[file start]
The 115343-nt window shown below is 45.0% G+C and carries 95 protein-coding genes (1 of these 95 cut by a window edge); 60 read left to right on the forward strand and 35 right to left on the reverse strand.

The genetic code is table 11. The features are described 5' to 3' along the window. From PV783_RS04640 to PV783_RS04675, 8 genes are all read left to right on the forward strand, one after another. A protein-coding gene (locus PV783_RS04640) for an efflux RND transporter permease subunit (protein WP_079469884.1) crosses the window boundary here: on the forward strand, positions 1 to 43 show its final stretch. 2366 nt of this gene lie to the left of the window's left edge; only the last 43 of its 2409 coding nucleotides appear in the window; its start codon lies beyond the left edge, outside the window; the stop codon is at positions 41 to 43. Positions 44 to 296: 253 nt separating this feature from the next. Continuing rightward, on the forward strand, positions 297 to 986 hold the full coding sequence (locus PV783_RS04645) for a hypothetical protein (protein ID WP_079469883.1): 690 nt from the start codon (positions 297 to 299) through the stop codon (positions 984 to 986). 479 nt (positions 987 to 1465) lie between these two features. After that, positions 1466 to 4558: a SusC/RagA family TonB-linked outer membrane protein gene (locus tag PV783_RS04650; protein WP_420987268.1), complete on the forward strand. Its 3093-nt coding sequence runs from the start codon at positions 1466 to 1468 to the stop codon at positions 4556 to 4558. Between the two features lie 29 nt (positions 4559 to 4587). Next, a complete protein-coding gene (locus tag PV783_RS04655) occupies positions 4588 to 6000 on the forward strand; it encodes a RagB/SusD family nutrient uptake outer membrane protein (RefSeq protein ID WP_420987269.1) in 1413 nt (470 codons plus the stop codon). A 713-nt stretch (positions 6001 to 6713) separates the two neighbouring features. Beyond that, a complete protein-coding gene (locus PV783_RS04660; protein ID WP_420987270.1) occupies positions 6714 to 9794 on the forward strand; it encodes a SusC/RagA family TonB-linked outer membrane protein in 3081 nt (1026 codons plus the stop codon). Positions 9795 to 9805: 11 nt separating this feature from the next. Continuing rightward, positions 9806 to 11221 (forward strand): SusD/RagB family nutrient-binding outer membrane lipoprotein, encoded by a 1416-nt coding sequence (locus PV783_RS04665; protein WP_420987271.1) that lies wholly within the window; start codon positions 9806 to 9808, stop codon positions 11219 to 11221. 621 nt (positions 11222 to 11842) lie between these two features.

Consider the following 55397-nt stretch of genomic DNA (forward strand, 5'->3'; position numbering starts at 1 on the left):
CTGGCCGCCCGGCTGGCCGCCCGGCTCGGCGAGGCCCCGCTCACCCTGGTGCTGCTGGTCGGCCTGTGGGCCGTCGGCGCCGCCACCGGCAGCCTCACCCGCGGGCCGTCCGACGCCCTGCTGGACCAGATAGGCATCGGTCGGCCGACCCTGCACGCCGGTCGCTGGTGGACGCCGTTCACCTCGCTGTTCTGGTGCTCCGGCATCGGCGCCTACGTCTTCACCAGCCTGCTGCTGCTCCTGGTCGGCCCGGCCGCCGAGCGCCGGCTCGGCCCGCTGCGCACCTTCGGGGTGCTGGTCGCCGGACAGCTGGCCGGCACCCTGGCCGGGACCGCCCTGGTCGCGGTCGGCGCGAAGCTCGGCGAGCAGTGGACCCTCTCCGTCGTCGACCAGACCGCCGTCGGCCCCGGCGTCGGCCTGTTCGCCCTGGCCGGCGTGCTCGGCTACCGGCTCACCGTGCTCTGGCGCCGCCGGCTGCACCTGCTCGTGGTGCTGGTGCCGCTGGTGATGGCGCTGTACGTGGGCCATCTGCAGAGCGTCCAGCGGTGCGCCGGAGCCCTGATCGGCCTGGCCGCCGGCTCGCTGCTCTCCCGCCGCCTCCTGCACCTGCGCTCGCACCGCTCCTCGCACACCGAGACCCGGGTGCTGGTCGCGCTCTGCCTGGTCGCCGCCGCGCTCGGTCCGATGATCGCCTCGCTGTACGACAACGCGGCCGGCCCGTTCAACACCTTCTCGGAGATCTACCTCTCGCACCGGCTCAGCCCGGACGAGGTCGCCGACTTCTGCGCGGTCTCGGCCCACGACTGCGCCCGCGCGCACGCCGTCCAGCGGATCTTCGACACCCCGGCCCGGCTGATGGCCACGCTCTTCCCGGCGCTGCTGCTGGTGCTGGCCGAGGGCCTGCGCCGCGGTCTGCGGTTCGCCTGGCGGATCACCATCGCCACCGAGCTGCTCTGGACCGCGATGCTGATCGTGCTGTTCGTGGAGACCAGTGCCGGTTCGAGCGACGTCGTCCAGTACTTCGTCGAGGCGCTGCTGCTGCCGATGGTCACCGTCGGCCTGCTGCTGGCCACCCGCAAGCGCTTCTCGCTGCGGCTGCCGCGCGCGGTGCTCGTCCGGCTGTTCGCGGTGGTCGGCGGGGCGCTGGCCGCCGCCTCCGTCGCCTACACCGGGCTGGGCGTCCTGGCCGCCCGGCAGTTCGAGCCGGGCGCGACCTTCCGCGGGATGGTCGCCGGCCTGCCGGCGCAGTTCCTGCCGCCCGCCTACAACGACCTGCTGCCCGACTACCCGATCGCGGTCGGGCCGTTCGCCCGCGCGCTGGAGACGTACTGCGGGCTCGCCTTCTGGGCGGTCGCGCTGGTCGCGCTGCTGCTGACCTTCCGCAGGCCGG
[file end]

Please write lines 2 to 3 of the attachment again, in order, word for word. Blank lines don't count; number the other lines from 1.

The genetic code is table 11. The features are described 5' to 3' along the window. From PV783_RS04640 to PV783_RS04675, 8 genes are all read left to right on the forward strand, one after another. A protein-coding gene (locus PV783_RS04640) for an efflux RND transporter permease subunit (protein WP_079469884.1) crosses the window boundary here: on the forward strand, positions 1 to 43 show its final stretch. 2366 nt of this gene lie to the left of the window's left edge; only the last 43 of its 2409 coding nucleotides appear in the window; its start codon lies beyond the left edge, outside the window; the stop codon is at positions 41 to 43. Positions 44 to 296: 253 nt separating this feature from the next. Continuing rightward, on the forward strand, positions 297 to 986 hold the full coding sequence (locus PV783_RS04645) for a hypothetical protein (protein ID WP_079469883.1): 690 nt from the start codon (positions 297 to 299) through the stop codon (positions 984 to 986). 479 nt (positions 987 to 1465) lie between these two features. After that, positions 1466 to 4558: a SusC/RagA family TonB-linked outer membrane protein gene (locus tag PV783_RS04650; protein WP_420987268.1), complete on the forward strand. Its 3093-nt coding sequence runs from the start codon at positions 1466 to 1468 to the stop codon at positions 4556 to 4558. Between the two features lie 29 nt (positions 4559 to 4587). Next, a complete protein-coding gene (locus tag PV783_RS04655) occupies positions 4588 to 6000 on the forward strand; it encodes a RagB/SusD family nutrient uptake outer membrane protein (RefSeq protein ID WP_420987269.1) in 1413 nt (470 codons plus the stop codon). A 713-nt stretch (positions 6001 to 6713) separates the two neighbouring features. Beyond that, a complete protein-coding gene (locus PV783_RS04660; protein ID WP_420987270.1) occupies positions 6714 to 9794 on the forward strand; it encodes a SusC/RagA family TonB-linked outer membrane protein in 3081 nt (1026 codons plus the stop codon). Positions 9795 to 9805: 11 nt separating this feature from the next. Continuing rightward, positions 9806 to 11221 (forward strand): SusD/RagB family nutrient-binding outer membrane lipoprotein, encoded by a 1416-nt coding sequence (locus PV783_RS04665; protein WP_420987271.1) that lies wholly within the window; start codon positions 9806 to 9808, stop codon positions 11219 to 11221. 621 nt (positions 11222 to 11842) lie between these two features.

Consider the following 55397-nt stretch of genomic DNA (forward strand, 5'->3'; position numbering starts at 1 on the left):